Originally published by Robert Beisert at fortcollinsprogram.robert-beisert.com

Audit Everything

Suppose, for a moment, that you have a friend who can’t ever seem to get out of debt. Every month they work overtime, every month they pick up their paychecks and cash them promptly, and every month the debt seems to get bigger. When said friend comes to you for advice, what’s the first thing you’d do?

You’d run an audit.

If they’re making enough money that they should be able to get out of debt (that is, they make more than they actually need for basic survival), there must be a good reason why the money is drying up so fast. Perhaps they spend way too much on Amazon, or they buy five drinks a night at an expensive bar, or they buy expensive jewelry for their girl-of-the-month. Of course it could be much more subtle – maybe they’re paying mortgage on a house when their finances don’t really allow for it, or maybe they have a dozen subscription fees they don’t really need. Whatever it is, an audit will find it.

Audit your Inputs

Now consider all the thoughts you put into your head without realizing it. When you go on Facebook, you’re inundated with ads, promoted news stories, and articles by people you don’t really know. When you turn on the television, you’re inundated with whatever messages the advertisers and programs are pushing (knowingly or unknowingly). When you dive into a book or a movie, you’re inundated with the messages of whatever medium you’re engaging.

How often do you stop to think about those messages? If you’re anything like the average person, it’s extremely rare.

Most television programs operate on the premise that men are stupid, socially-incompetent slobs. They have been pushing that message on everyone since at least the 90’s. If you’re a man who watches any appreciable amount of TV, that’s the message you’ve let sink into your skull, and odds are great it’s influencing your self-talk. If you’re a woman, the impact of such messages is arguably even worse.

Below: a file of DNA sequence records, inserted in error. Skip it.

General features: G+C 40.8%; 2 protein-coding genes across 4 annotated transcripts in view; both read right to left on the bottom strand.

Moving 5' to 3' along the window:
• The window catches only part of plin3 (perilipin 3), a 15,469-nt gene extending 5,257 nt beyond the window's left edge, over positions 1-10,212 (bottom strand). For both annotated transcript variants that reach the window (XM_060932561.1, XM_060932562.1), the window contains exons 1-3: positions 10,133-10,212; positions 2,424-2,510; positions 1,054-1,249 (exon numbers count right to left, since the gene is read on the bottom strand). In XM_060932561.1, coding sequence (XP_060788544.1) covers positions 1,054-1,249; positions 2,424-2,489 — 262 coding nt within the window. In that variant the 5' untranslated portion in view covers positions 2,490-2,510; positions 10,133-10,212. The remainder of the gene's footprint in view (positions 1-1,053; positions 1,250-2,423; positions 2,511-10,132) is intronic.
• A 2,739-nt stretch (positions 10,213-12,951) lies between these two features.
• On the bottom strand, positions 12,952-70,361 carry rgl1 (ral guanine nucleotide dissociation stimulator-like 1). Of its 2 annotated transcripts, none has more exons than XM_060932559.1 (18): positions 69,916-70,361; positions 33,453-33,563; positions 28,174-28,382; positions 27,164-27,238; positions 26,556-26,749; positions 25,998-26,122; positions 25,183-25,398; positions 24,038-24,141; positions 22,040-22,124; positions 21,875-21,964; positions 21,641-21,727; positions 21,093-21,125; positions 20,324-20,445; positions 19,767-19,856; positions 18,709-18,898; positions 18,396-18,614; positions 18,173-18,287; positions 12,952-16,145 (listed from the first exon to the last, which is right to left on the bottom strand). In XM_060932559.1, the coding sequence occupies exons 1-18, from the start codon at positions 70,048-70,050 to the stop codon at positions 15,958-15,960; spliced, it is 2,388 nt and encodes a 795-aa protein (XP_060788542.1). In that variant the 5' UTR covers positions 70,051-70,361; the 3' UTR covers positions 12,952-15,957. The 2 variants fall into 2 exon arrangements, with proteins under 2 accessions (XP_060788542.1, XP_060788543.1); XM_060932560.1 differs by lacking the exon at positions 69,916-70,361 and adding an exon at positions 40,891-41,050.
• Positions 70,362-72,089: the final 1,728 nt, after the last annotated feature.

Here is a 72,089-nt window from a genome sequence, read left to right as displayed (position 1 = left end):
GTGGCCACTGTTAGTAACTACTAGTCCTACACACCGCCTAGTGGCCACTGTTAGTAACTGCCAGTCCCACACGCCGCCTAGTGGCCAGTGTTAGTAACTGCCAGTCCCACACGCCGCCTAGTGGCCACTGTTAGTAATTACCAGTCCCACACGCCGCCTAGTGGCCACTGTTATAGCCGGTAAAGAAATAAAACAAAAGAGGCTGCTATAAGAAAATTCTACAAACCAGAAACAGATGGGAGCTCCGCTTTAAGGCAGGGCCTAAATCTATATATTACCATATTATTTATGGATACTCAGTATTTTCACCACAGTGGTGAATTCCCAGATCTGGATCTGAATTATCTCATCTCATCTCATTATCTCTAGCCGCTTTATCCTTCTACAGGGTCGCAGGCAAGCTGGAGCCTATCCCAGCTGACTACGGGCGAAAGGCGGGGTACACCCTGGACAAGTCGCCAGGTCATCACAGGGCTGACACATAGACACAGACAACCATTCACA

Modern “literature” tends to be poorly written when compared to works from the 70’s or 80’s. If there’s any philosophical meaning in there at all (and that’s increasingly rare), it doesn’t challenge your current way of thinking about things. If there’s a romance, it’s usually a Disney “fated to happen” romance instead of one in which the participants engage in a realistic manner. If there’s a hero, his heroic gifts are gifts instead of the product of hard work and determination. None of those aspects are conducive to a powerful mindset.

Think carefully about what you really want to allow into your mind, and adjust your media intake accordingly.

Audit your Time

This week, I spent some 23 hours playing video games and 5 hours watching videos on the internet. I enjoyed it very much, but there were better uses of my time.

I also spent 43 hours working, 4 hours driving, 1 hour at the grocery store, 10 hours out of the house socializing in various fashions, and 2 hours writing. While there is some overlap all-around, I keep a loose audit going at all times, so I can know how much I’m wasting and adjust my behaviors accordingly. Notice the things missing from my list:

  • Cleaning
  • Working on my side projects
  • Practicing my musical skills
  • Studying anything
  • Working Out

In a week, the average American spends some 35 hours on TV, 23 hours online or texting, and 13 hours on video games. Add it up and that’s 70 of approximately 100 waking hours wasted (though, again, there could be some overlap). If you make an effort to reclaim time you’d otherwise waste, you’ll be amazed what you can accomplish.